Who says only Oklahoma City and Tulsa are big enough to host film festivals? Enid is out to prove the naysayers wrong with another iteration of its FLY Film Festival. An acronym for Films Like Yours (while also paying tribute to Vance Air Force Base), the festival emphasizes a more open approach than many showcases and attracts under-the-radar films that wouldn’t get the time of day at more mainstream venues. FLY also features many short films, which are hard to catch outside festival circuits because of their lack of commercial potential. Passes are cheap by festival standards – $25 for all three days or $40 for that, plus after-parties and extras – and proceeds benefit Downtown Enid.
Though they’ve spawned many favorite films over their 30-year career, the Coen brothers’ signature film remains the icy neo-noir Fargo. The 1996 film brought them national recognition and left enough cultural legacy that it inspired a TV show of the same name two decades after it premiered. Inspired by the hardboiled detective stories of days gone by, the Coens had the inspired stroke to move their twisty, violent action to an incongruous setting, the “aww, shucks” Minnesota of their youth. The strange hybrid of politeness and bloodshed makes for a dark comedy that explores the underbelly of the wholesome Midwest.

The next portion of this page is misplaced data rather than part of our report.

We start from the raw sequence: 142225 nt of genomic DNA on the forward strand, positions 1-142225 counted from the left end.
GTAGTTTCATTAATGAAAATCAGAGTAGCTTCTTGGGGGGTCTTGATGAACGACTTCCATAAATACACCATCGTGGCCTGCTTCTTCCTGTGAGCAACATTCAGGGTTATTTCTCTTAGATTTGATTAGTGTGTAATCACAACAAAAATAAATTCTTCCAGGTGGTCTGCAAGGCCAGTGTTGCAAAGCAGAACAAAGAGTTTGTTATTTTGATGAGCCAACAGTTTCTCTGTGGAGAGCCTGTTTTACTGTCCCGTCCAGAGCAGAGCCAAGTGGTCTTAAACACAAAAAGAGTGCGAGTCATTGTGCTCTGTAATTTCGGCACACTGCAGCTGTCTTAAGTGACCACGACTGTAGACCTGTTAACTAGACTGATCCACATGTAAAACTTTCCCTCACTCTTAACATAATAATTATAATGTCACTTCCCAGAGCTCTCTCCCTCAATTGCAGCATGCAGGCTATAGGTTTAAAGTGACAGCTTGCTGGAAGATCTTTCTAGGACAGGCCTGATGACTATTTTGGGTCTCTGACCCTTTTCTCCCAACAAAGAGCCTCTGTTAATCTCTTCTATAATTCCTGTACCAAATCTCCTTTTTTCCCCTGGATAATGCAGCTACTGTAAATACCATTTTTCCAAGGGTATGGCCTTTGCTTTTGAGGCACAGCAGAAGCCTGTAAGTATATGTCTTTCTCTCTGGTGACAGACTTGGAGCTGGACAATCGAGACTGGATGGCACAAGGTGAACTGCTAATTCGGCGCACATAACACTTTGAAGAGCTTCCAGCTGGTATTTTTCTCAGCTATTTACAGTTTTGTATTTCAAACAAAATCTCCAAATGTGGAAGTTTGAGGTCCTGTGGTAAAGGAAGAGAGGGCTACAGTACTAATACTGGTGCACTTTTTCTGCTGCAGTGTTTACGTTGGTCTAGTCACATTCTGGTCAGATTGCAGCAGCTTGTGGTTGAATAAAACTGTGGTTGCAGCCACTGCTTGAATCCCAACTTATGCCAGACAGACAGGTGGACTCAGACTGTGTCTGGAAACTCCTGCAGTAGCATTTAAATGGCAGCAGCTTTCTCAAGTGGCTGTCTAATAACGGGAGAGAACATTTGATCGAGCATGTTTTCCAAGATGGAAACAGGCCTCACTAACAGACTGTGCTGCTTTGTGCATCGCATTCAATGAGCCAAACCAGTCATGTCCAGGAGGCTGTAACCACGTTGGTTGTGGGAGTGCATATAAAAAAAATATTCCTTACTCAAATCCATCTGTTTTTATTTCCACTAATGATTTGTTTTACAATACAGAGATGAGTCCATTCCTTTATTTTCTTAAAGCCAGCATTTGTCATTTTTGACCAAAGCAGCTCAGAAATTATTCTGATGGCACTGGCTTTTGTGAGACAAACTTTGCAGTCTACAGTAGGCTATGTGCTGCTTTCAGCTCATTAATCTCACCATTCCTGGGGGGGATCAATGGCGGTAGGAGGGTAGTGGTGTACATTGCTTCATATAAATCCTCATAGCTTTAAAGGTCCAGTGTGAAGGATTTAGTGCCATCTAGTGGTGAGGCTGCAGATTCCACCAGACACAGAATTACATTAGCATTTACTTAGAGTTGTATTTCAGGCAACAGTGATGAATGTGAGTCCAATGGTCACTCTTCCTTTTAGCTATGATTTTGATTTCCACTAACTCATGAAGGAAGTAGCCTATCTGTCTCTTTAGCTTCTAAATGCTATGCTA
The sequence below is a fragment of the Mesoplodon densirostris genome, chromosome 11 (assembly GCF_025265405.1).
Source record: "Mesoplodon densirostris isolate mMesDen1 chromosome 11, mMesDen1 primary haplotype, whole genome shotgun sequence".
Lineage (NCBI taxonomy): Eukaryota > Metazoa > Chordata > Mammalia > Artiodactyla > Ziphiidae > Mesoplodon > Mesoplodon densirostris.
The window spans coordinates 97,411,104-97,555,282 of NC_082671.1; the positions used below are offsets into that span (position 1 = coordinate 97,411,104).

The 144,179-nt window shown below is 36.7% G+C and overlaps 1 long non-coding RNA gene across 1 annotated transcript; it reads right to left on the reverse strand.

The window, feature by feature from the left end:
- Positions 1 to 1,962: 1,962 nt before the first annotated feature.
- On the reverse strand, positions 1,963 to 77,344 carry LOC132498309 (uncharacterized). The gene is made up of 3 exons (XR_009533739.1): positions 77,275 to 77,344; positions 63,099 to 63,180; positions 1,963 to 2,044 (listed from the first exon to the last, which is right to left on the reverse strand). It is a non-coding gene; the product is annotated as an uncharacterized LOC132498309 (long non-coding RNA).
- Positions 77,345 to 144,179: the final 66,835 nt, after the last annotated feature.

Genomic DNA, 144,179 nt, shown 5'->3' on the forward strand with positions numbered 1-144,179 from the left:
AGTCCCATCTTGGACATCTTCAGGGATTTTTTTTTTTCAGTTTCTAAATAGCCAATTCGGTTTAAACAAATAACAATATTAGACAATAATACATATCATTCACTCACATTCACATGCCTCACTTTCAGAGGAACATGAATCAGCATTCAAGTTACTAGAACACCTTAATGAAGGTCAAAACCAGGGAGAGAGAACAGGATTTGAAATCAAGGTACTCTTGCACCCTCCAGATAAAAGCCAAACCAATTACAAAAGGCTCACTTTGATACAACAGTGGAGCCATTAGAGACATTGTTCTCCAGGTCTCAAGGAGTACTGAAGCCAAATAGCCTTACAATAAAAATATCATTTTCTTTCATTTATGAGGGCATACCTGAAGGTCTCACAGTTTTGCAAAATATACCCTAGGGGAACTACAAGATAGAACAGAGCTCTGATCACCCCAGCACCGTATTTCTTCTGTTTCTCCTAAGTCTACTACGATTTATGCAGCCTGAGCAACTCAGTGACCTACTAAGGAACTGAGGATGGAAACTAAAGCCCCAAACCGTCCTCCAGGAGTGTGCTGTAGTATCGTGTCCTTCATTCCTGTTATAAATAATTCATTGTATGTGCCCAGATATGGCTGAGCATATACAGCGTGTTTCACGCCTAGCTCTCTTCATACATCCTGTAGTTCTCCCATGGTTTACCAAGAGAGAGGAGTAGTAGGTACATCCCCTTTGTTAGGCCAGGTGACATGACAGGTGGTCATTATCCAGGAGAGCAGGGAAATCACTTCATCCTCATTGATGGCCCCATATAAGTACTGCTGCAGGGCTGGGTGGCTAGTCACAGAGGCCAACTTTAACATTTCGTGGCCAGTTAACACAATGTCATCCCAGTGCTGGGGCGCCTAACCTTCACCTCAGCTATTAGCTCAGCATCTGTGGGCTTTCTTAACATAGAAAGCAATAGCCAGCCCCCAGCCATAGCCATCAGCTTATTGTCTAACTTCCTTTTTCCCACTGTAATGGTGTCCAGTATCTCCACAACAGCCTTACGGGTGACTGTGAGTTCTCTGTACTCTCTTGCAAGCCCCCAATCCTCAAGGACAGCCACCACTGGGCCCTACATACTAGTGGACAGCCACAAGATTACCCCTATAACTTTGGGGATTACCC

If you’ve somehow avoided Fargo, by equal turns hilarious and chilling, it’s time to rectify that with Shout! Factory’s 20th-anniversary deluxe DVD in a classy looking SteelBook case. Apart from the movie itself, with unforgettable performances by Frances McDormand, William H. Macy and Steve Buscemi, the film comes with noteworthy special features, most notably audio commentary from Roger Deakins, the longtime cinematographer for the Coen brothers and one of the great visual stylists of our time. As a bonus, those ordering from the Shout! Factory website will receive a specially designed film poster.
Stephen King’s novels have had a spotty track record when it comes to film adaptations, with movies ranging from all-time classics (The Shining, Carrie), to embarrassing duds (Thinner, anyone?). Given how many books he’s written, it’s inevitable that the attempts will keep coming, and August sees the release of one of the biggest, The Dark Tower, based on his multipart saga about the battle between good and evil.
Danish director Nikolaj Arcel is largely unknown in the States, but the real draw – even for non-King fans like myself – is the star-studded combo of Idris Elba as gunslinger Roland Deschain and Matthew McConaughey as the sinister Man in Black. Their combined charisma should be more than enough to keep the film rolling at an enjoyable pace. Like all summers, this blockbuster season has been uneven, and given that August is traditionally the month when the also-rans get dumped unceremoniously into theaters, it’s worth hoping that The Dark Tower will elevate the action movie offerings of 2017.